The National Flag of Anguilla
Basseterre, St. Kitts – Nevis
February 15, 2010 (CUOPM)
The use by the Anguillian electoral authorities of the indelible ink used in the January 25th general elections in St. Kitts and Nevis, is a sign of confidence in the electoral process in the twin-island Federation.
Anguilla’s Supervisor of Elections, Mr. Colville Petty told CMC’s Kaymar Jordan that efforts were made to strengthen the balloting system and to limit the possibility of persons voting twice, with the introduction of indelible ink that has been brought in from neighbouring St. Kitts.
St. Kitts and Nevis’ Supervisor of Elections, Mr. Leroy Benjamin, said he was extremely happy to provide the ink to the Anguilla electoral authorities.
“Like us here in St. Kitts and Nevis, Anguilla wants to prevent double voting. We had some ink left and we were very happy to provide assistance in ensuring free and fair elections,” said Mr. Benjamin.
The use of the ink used in the St. Kitts election by Anguilla, is also seen as a slap in the face of the St. Kitts opposition People’s Action Movement (PAM) of Mr. Lindsay Grant, which complained of the ink in the January 25th poll in which 60 percent of the eligible voters on St. Kitts rejected the PAM party.
The quality of the ink in St. Kitts was raised by the PAM, whose political leader and candidates complained officially to the OAS Observer Mission.
In its report, the OAS said it heard complaints from PAM that, when applied, the indelible ink appeared diluted and could be easily removed.
“With the permission of the Presiding Officers, several OAS observers placed their fingers in the ink and tried immediately to remove it. Despite their efforts, the ink quickly deepened in colour and permanence. In addition to the indelible ink, other safeguards to avoid double voting and voter misrepresentation were in place. Presiding officers identified electors by asking them their name, address and occupation in the presence of the party agents who verified that information on their respective lists. Electors were also asked to produce identification and most presented their voter identification cards. The identifications were cross-checked with a photographic list of registered voters,” said the OAS Report.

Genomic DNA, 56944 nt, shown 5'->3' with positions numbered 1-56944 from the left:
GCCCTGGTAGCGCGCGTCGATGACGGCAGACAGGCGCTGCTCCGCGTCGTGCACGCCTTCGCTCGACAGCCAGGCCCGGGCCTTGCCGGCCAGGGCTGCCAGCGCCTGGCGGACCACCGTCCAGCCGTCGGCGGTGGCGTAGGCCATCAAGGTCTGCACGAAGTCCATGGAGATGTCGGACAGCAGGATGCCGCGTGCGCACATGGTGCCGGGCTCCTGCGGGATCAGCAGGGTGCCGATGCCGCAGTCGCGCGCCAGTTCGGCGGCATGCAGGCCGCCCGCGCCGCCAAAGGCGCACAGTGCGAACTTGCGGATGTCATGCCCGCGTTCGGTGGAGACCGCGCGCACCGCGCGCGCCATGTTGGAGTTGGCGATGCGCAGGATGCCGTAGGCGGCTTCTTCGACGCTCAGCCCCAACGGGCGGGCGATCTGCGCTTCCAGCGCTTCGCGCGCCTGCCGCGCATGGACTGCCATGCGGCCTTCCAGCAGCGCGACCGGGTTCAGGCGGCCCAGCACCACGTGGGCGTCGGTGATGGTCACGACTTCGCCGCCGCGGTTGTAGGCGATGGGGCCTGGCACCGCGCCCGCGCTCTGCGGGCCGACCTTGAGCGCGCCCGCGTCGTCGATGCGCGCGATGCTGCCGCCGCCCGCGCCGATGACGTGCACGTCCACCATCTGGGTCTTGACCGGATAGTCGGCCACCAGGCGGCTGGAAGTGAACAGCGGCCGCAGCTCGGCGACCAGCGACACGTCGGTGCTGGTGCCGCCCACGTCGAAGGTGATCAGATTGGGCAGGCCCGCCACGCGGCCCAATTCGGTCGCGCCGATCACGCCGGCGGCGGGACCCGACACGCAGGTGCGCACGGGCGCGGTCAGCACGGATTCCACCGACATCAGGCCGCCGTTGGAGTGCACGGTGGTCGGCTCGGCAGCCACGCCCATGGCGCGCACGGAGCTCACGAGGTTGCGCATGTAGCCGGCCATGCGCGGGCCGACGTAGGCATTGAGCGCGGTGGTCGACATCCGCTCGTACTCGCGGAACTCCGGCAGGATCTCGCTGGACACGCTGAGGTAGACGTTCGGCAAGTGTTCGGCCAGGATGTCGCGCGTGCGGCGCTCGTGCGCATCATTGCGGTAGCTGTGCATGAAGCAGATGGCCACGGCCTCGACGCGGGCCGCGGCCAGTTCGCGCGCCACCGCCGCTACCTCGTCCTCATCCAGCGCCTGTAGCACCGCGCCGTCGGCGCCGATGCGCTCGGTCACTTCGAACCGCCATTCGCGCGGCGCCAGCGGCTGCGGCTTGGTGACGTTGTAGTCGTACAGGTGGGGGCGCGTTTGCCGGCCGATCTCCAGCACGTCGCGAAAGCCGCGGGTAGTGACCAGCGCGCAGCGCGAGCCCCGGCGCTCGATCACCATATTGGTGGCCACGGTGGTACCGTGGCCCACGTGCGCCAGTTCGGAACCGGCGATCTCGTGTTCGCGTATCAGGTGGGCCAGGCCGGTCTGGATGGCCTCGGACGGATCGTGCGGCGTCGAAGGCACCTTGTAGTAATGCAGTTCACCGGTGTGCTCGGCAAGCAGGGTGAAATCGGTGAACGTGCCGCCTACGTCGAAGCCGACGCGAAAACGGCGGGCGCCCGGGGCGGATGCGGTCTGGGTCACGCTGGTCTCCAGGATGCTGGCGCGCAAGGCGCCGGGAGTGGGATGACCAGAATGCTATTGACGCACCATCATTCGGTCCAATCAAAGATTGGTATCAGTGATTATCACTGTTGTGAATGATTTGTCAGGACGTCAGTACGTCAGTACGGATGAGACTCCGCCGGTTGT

Petty said there is no voter identification system in Anguilla, “but we are also asking persons to travel with passports or other form of identification in the event that it is needed” on Monday.
Anguilla’s election is a three-way fight between the incumbent Anguilla United Front (AUF), led by former finance minister Victor Banks; the Anguilla United Movement (AUM) of former chief minister Hubert Hughes and the Anguilla Progressive Party (APP) of businessman Brent Davis. There are also three independents, making for a total of 20 duly nominated candidates.
Banks, who has succeeded the retiring Osbourne Fleming and is taking the AUF into the February 15 election, told CMC he was expecting to make “a clean sweep” of the polls. The incumbent party is the only one that is fielding a full slate of seven candidates.